Liz's colonic journey

Words and conventions

I don’t know where to start today with this blog.  I’m a mess of emotions at the moment. The weekend of our wedding has been remarkable, special, unique and blessed in so many ways. Pat and I are so blessed to have heroes and warriors around us. Warriors of Light and Wisdom, I think.

Yet we got news this morning that my precious friend N, passed away last night at 11pm. I find it hard to imagine the physical world without her in it somewhere, yet I know that energy isn’t destroyed and it just changes forms, there are dimensions we don’t know about, but can sometimes feel. So I know she is no longer in pain and that somewhere her vivacity, grace and loving spirit continues. Her family who have lost her so suddenly are so in my mind.

I’m carrying an image in my mind from when we were twenty-somethings in 1983, picking grapefruit on Kibbutz Ma’abarot in Israel. N is  clad in seriously handed down ‘work clothes’ provided by the kibbutz: worn work boots (wear the heels were 2cm high on the left and 3mm on the right?), khaki shirt and  and pants.  I swear the flared jeans she was wearing actually came from San Francisco originally – this was the 80’s – flares weren’t in – anywhere. Against the background of the orchard, she is looking grumpily into her canvas picking bag, grimacing at the scratches all over her hands. In fact, I think we even took a picture of our scratched hands together, after I fell out of a tree. I wasn’t a very good labourer. Why this particular image is in my mind, I’m not sure, except that it is the exact opposite of her as I last saw her at my 50th, regal and gorgeous in her flowing medieval outfit, escorted (always) by her handsome knight, G. In a sense, it covers the whole spectrum of life.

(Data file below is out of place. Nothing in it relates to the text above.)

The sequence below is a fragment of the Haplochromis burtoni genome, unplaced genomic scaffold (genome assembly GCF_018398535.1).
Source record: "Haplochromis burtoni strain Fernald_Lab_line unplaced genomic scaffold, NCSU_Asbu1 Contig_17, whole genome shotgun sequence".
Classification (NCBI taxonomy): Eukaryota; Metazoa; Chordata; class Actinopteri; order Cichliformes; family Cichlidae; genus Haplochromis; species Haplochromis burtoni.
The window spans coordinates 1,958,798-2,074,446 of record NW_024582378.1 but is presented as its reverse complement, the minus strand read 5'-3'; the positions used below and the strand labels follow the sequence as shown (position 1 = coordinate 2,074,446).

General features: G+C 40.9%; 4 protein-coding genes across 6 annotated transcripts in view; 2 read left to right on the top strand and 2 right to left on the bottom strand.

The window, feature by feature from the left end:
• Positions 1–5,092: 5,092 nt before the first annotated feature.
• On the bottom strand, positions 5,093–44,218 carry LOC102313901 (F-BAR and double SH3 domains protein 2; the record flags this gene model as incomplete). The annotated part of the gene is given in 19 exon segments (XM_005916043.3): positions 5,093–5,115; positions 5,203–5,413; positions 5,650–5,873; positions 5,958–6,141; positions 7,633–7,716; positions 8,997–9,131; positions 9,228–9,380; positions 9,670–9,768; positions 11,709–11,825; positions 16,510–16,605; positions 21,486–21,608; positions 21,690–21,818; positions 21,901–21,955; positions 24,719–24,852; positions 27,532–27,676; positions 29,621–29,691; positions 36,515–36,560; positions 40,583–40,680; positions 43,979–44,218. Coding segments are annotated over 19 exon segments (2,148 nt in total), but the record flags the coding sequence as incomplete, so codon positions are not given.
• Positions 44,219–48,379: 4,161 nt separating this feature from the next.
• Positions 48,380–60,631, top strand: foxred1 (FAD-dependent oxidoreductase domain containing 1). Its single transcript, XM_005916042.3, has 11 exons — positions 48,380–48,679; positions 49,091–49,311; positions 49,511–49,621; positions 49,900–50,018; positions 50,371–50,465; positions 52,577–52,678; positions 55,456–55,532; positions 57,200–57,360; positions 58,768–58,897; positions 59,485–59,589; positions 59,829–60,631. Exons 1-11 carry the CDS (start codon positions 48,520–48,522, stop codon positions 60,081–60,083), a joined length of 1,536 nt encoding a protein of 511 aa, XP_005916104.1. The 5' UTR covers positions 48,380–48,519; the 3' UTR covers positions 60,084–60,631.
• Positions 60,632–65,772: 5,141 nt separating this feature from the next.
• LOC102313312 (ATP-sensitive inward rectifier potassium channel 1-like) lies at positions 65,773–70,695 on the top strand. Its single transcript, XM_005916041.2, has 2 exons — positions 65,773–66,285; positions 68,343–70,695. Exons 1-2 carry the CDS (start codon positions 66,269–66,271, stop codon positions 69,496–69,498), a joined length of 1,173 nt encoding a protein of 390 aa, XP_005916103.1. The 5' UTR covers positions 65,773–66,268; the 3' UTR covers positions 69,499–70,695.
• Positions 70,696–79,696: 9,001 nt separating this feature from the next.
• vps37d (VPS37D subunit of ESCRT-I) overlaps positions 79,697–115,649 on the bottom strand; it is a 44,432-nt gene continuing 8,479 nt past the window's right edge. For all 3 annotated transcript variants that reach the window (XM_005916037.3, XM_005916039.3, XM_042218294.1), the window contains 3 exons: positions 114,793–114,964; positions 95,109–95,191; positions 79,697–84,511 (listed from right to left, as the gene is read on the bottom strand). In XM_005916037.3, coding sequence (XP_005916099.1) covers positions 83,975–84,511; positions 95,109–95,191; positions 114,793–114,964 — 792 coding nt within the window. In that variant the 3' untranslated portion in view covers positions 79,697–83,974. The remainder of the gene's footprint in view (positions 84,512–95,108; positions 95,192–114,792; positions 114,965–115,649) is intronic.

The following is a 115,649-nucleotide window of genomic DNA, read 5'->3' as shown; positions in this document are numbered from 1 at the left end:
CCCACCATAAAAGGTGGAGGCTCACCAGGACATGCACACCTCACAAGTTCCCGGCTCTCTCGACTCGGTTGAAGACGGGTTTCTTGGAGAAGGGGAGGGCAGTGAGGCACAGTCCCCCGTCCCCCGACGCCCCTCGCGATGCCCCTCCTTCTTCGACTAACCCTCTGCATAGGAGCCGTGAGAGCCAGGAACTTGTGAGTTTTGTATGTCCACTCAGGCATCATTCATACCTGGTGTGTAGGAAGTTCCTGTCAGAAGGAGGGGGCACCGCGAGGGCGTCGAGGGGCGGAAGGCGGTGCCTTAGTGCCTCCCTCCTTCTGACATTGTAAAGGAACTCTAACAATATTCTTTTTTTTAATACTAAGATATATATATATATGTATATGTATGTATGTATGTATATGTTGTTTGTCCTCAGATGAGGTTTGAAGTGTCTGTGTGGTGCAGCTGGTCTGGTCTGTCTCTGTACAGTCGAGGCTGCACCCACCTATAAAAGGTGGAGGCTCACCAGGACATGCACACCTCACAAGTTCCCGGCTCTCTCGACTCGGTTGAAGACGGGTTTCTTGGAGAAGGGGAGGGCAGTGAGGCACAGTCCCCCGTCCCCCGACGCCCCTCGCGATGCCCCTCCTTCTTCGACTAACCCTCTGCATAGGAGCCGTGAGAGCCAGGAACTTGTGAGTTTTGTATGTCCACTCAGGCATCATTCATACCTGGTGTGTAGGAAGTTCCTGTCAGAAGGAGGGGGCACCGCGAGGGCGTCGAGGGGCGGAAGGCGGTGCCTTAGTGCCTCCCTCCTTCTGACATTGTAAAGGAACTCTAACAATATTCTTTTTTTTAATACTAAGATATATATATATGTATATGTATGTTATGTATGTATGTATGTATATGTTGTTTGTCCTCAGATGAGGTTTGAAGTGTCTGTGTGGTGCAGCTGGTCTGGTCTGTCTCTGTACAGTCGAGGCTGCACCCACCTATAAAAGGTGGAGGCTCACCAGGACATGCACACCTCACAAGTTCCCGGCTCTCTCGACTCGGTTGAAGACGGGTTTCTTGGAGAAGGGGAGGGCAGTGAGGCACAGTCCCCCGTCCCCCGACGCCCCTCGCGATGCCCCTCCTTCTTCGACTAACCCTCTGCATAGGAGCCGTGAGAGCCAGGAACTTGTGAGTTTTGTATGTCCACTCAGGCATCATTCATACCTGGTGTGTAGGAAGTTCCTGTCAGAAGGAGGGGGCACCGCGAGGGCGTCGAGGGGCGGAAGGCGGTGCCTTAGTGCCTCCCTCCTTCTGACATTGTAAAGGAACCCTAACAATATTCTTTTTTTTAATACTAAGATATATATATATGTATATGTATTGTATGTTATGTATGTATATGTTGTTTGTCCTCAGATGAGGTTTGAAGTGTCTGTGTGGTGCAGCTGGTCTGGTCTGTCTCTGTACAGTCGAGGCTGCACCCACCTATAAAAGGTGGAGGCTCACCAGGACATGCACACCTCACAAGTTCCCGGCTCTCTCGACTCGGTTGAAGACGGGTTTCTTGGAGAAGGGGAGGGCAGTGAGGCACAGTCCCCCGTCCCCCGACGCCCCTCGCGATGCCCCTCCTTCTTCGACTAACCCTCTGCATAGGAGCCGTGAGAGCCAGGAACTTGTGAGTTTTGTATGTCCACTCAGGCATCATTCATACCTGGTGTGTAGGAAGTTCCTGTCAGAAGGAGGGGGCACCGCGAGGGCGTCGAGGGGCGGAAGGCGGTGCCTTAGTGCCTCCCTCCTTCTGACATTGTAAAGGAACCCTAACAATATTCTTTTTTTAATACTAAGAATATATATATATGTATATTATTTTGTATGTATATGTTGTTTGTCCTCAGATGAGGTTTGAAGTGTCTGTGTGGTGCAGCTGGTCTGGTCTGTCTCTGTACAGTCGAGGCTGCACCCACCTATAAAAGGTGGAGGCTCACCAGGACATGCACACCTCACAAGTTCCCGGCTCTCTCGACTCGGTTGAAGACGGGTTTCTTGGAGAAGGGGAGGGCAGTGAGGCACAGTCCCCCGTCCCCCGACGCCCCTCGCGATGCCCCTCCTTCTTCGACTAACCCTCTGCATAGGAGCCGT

Three weeks from knowing to going seems so short. I feel like I still need a lifetime to say all I need to say to special people. Things I didn’t say because convention or the moment don’t suit. Convention is an ass.

Losing her after one of the happiest weekends of my life, seems pertinent. I choose to make a story of meaning with it, and maybe an inappropriate joke (see above for comment on convention).  N was always one to suss a situation, decide quickly and jump into adventures. A Saggitarius for sure. Which is incidentally, how we ended up trying to discourage the horny truck driver who gave us a lift from Ein Gedi to Jerusalem, with only three words of Hebrew at our disposal – lo todah and bavakasha (No thanks and please). N would have turned 49 on Friday. I’m thinking of her playing Debussy’s “The Afternoon of a Fawn” for hours and hours in the rec room of Sunnyside Res at Wits, in preparation for her piano exams. It fits.

So Pat and I are officially legal. Lee demanded instantly that I change my FaceBook status – I have.


The Pot and Kettle was lovely – with the view out over the Valley of a Thousand Hills. Our excellent ‘bridesmaids’, doubled as photographers, videographers, entertainers, cheerleaders and even ‘fixed’ the car for us. Thank you Paulette, Karen, Jackie and Brigitte. I was impressed that they identified Squashy – though Paulette said that the Gay Pride umbrella in the back (from our visit to the Sydney Mardi Gras) was a give away. So add detectives to the list of the functions they performed with aplomb, grace and feeling.